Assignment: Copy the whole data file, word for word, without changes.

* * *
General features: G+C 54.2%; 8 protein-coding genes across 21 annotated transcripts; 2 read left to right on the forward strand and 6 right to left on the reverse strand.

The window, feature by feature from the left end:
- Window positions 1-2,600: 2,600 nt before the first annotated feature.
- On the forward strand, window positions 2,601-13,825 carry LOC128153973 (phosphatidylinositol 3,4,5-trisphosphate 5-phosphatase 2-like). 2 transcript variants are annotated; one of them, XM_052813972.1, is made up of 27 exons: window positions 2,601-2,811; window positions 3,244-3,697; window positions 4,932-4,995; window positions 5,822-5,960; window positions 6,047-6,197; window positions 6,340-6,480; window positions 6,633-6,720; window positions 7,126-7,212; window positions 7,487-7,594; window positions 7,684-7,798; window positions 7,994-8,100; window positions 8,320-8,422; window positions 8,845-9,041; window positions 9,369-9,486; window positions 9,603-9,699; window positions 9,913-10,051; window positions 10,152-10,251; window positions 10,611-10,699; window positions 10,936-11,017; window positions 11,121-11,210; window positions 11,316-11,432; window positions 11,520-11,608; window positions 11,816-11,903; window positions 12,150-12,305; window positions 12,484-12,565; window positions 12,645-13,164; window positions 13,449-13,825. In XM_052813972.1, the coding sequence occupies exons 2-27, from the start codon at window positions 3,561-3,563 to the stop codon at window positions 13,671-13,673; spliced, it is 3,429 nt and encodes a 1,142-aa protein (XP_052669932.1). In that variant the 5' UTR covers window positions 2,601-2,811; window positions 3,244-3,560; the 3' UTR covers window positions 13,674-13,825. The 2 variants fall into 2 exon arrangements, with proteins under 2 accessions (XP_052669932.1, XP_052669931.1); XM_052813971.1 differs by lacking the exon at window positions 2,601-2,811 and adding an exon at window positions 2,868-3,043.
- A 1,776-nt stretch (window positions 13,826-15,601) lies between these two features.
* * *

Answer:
General features: G+C 54.2%; 8 protein-coding genes across 21 annotated transcripts; 2 read left to right on the forward strand and 6 right to left on the reverse strand.

The window, feature by feature from the left end:
- Window positions 1-2,600: 2,600 nt before the first annotated feature.
- On the forward strand, window positions 2,601-13,825 carry LOC128153973 (phosphatidylinositol 3,4,5-trisphosphate 5-phosphatase 2-like). 2 transcript variants are annotated; one of them, XM_052813972.1, is made up of 27 exons: window positions 2,601-2,811; window positions 3,244-3,697; window positions 4,932-4,995; window positions 5,822-5,960; window positions 6,047-6,197; window positions 6,340-6,480; window positions 6,633-6,720; window positions 7,126-7,212; window positions 7,487-7,594; window positions 7,684-7,798; window positions 7,994-8,100; window positions 8,320-8,422; window positions 8,845-9,041; window positions 9,369-9,486; window positions 9,603-9,699; window positions 9,913-10,051; window positions 10,152-10,251; window positions 10,611-10,699; window positions 10,936-11,017; window positions 11,121-11,210; window positions 11,316-11,432; window positions 11,520-11,608; window positions 11,816-11,903; window positions 12,150-12,305; window positions 12,484-12,565; window positions 12,645-13,164; window positions 13,449-13,825. In XM_052813972.1, the coding sequence occupies exons 2-27, from the start codon at window positions 3,561-3,563 to the stop codon at window positions 13,671-13,673; spliced, it is 3,429 nt and encodes a 1,142-aa protein (XP_052669932.1). In that variant the 5' UTR covers window positions 2,601-2,811; window positions 3,244-3,560; the 3' UTR covers window positions 13,674-13,825. The 2 variants fall into 2 exon arrangements, with proteins under 2 accessions (XP_052669932.1, XP_052669931.1); XM_052813971.1 differs by lacking the exon at window positions 2,601-2,811 and adding an exon at window positions 2,868-3,043.
- A 1,776-nt stretch (window positions 13,826-15,601) lies between these two features.